Pedro Arrais review: Volvo wagon a throwback to old-school design

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The 2019 Volvo V60 is like a breath of fresh air in a market awash with boxy SUVs.

Too often, manufacturers have sacrificed beauty and style at the altar of utility. Volvo has taken an alternate path with the V60, still delivering a healthy dose of practicality while retaining a visage worthy of a lingering look.

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Svelte is not a word used much when describing any vehicle these days, let alone a four-door wagon. True, there are many attractive two-door coupes and convertibles worthy of lust, but most manufacturers have long abandoned the wagon segment, leaving it to the Europeans to carry the standard. Worthy adversaries include the Mercedes-Benz C-Class wagon, the Audi Allroad, the BMW 3-Series Touring and, to a lesser degree, the Volkswagen Golf Alltrack.

While it is too soon to say if the wagon bodystyle is endangered, it is certainly a style at risk.

In Volvo’s naming universe, the V prefix stands for Versatile (if it was badged an S, it designates a sedan).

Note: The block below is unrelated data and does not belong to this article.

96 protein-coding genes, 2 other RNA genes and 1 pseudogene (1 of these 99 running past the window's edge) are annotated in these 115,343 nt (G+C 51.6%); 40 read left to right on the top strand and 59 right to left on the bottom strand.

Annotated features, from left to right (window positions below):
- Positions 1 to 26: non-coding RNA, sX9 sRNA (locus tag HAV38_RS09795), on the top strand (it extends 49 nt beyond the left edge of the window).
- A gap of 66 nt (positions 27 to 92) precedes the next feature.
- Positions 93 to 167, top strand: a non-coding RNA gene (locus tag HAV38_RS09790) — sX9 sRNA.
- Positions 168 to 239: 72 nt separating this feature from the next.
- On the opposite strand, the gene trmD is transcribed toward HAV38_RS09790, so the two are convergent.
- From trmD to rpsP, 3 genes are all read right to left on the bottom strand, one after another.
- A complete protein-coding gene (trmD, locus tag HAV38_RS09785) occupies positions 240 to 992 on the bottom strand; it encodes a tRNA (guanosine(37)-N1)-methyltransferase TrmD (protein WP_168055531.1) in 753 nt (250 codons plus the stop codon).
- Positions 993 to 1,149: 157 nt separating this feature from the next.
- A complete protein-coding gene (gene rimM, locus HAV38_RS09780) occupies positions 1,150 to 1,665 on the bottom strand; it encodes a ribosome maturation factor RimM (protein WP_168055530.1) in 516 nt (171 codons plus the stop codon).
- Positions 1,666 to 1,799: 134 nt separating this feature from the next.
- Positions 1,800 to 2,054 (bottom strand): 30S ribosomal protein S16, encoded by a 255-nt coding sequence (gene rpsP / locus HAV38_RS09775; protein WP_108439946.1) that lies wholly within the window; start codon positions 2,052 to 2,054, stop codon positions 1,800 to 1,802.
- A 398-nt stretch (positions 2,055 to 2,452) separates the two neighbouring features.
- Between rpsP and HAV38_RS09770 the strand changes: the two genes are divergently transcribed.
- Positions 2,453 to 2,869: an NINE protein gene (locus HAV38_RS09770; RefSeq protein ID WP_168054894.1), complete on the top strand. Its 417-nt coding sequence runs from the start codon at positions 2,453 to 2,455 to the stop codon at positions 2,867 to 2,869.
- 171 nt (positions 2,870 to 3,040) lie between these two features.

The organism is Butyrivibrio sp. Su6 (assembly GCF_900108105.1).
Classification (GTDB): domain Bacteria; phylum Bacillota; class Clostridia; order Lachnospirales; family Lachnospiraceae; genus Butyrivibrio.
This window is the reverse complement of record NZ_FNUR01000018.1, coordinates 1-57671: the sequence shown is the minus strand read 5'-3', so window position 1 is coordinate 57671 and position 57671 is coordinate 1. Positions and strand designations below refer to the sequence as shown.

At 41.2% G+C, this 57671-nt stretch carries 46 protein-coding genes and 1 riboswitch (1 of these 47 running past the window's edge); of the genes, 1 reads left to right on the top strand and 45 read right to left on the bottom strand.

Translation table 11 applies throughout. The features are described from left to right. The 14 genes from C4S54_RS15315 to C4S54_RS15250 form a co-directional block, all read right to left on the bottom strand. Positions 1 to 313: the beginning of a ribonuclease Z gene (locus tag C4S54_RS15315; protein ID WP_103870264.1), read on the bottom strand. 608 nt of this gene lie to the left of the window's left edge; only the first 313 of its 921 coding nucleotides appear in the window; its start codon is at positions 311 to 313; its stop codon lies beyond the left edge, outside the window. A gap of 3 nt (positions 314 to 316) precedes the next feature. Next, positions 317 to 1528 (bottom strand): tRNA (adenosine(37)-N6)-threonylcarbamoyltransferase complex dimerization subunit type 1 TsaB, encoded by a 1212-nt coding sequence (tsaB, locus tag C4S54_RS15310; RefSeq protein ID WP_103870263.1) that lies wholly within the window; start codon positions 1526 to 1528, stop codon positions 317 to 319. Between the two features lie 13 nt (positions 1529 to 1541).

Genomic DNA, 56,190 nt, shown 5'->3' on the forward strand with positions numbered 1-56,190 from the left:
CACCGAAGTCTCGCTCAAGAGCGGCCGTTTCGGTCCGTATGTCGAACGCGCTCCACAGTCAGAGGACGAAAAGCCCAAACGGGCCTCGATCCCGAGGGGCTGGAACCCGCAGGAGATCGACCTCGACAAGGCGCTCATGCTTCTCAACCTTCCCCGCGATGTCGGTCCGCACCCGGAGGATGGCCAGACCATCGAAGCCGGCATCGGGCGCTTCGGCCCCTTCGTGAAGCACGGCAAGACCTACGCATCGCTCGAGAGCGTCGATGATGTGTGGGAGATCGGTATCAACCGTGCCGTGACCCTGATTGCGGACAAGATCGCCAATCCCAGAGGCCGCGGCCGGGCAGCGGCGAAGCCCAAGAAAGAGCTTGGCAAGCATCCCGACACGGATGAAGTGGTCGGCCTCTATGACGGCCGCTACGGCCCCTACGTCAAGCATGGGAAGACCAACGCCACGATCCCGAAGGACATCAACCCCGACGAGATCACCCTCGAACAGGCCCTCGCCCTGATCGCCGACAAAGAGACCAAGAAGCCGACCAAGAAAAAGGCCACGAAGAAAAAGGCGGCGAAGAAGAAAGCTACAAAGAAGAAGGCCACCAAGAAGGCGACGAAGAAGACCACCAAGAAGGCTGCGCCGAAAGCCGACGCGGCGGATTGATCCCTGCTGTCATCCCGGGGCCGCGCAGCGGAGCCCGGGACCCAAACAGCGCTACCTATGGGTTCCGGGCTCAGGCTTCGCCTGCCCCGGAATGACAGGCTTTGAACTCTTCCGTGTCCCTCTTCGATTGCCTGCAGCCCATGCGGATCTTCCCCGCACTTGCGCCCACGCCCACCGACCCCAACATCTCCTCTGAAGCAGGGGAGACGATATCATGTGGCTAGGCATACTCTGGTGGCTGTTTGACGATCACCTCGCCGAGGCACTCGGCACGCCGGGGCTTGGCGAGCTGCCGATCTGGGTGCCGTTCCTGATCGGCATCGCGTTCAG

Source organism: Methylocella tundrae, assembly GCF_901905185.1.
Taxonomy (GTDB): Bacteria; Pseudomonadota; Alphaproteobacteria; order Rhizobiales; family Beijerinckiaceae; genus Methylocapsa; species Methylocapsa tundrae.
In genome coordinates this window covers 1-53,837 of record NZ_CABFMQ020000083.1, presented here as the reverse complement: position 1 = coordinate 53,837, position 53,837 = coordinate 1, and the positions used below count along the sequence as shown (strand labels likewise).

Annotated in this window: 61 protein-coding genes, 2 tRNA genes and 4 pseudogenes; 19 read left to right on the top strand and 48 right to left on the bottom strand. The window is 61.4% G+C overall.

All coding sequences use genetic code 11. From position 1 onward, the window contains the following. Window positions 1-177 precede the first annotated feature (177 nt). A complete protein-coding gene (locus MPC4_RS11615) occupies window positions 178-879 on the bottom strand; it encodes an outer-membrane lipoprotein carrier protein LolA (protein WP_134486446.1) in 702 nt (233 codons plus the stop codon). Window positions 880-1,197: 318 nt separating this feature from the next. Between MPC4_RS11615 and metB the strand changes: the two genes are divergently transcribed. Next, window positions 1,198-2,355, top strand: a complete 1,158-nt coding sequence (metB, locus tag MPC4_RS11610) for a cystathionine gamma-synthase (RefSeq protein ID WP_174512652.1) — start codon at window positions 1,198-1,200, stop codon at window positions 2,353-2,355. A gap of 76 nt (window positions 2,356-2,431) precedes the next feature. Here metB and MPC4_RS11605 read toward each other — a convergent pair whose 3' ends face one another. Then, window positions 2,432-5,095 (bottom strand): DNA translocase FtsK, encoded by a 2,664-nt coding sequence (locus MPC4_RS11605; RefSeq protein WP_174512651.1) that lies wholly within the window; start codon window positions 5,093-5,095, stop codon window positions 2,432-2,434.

The V60 is Volvo’s least-expensive wagon, starting at $43,900 for the Momentum trim level. There is also a R-Design (for the sporty types) and the Inscription (the luxury option) at $55,400. I drove the latter.

While this is the second generation of the V60, its station-wagon roots trace back to the Duett, a vehicle based on the PV444 sedan and sold mainly in Europe from the early 1950s.

But many Canadians probably have fond memories of Volvo 145, 245, 745 and 850 wagons that proliferated from the mid-’60s onward.

Before the advent of the SUV, it was the go-to vehicle for many growing families. That familiarity does have its long-term benefits.

I had my tester for a week. In that time, all the people who approached me instantly recognized it as a Volvo. All had compliments about its looks, and a genuine curiosity on the future of the brand.

After a bout under Ford, Volvo was sold to Geely, a Chinese company, in 2010. Along with taking a hands-off approach, Geely invested wisely in its new acquisition.

One of the fruits of that union has been the Volvo Scalable Product Architecture platform. This easily altered platform underpins the 90 series, and now, the 60-series vehicles.

It gives the V60 a longer wheelbase than the earlier model.

Designers must have had a great time styling the V60, giving it an elegant, upscale look befitting a premium brand. Although the wheelbase has been stretched, the overall shape looks purposeful, with a gently sloping roofline and short overhangs.

The sloping roofline, while attractive, does reduce the size of the rear hatch. You won’t be able to carry a couch in the back any more, as you could with previous models.

The back seats fold 60/40, and the 529 litres of cargo room behind the seats quickly transform into 898. The back seat also includes a pass-through for longer items such as skis, for even more flexibility.